Deliberative policy analysis, interconnectedness and institutional design: lessons from “Red Vienna”

Hendrik Wagenaar, Florian Wenninger

Research output: Contribution to journalArticlepeer-review

7 Citations (Scopus)

Abstract

Complexity poses challenges to policy makers who intervene in the world. Interconnectedness, a key aspect of complexity, requires that policy makers acknowledge the compounded nature of policy problems in their design of a robust, differentiated policy. Deliberative Policy Analysis recommends small group deliberation to address interconnectedness. However, higher-order phenomena that emerge through interactions in a complex system have properties that cannot be reconstructed from lower-order phenomena by simple extrapolation. They go beyond interpersonal relations in that they involve aggregate phenomena, such as laws, organizations, and institutions. To harness this kind of administrative interconnectedness requires an ability to intervene intelligently in these aggregate entities through institutional design. Our aim in this article is threefold. First, we describe a remarkably successful historical case of integrated governance: housing policy during the 15-year period after WW1 known as “Red Vienna”. Our purpose is to demonstrate that policymaking that is commensurate with interconnectedness is possible in real-world circumstances, even unpromising ones. Our second objective is counterfactual. We will show that the officials of Red Vienna de facto engaged in a particular form of institutional design that we call “design-in-practice”. Third, we will claim that design-in-practice is a foundational tool in the methodological armory of DPA.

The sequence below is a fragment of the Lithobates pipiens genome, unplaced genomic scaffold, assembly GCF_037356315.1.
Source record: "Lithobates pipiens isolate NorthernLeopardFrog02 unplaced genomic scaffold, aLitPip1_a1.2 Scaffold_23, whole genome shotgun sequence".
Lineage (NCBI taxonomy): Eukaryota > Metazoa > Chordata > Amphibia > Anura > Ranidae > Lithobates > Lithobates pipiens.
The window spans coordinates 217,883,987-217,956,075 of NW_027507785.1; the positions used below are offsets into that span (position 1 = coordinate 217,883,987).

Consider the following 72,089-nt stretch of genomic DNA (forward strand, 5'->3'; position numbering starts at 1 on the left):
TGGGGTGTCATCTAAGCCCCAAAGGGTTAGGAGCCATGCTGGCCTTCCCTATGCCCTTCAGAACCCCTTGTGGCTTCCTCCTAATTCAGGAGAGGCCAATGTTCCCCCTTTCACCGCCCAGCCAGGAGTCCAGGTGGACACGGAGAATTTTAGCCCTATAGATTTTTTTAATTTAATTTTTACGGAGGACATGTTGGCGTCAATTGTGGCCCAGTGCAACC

Original languageEnglish
Pages (from-to)411-437
Number of pages27
JournalPolicy Studies
Volume41
Issue number4
DOIs
Publication statusPublished - 3 Jul 2020
Externally publishedYes

Fingerprint

Dive into the research topics of 'Deliberative policy analysis, interconnectedness and institutional design: lessons from “Red Vienna”'. Together they form a unique fingerprint.

Cite this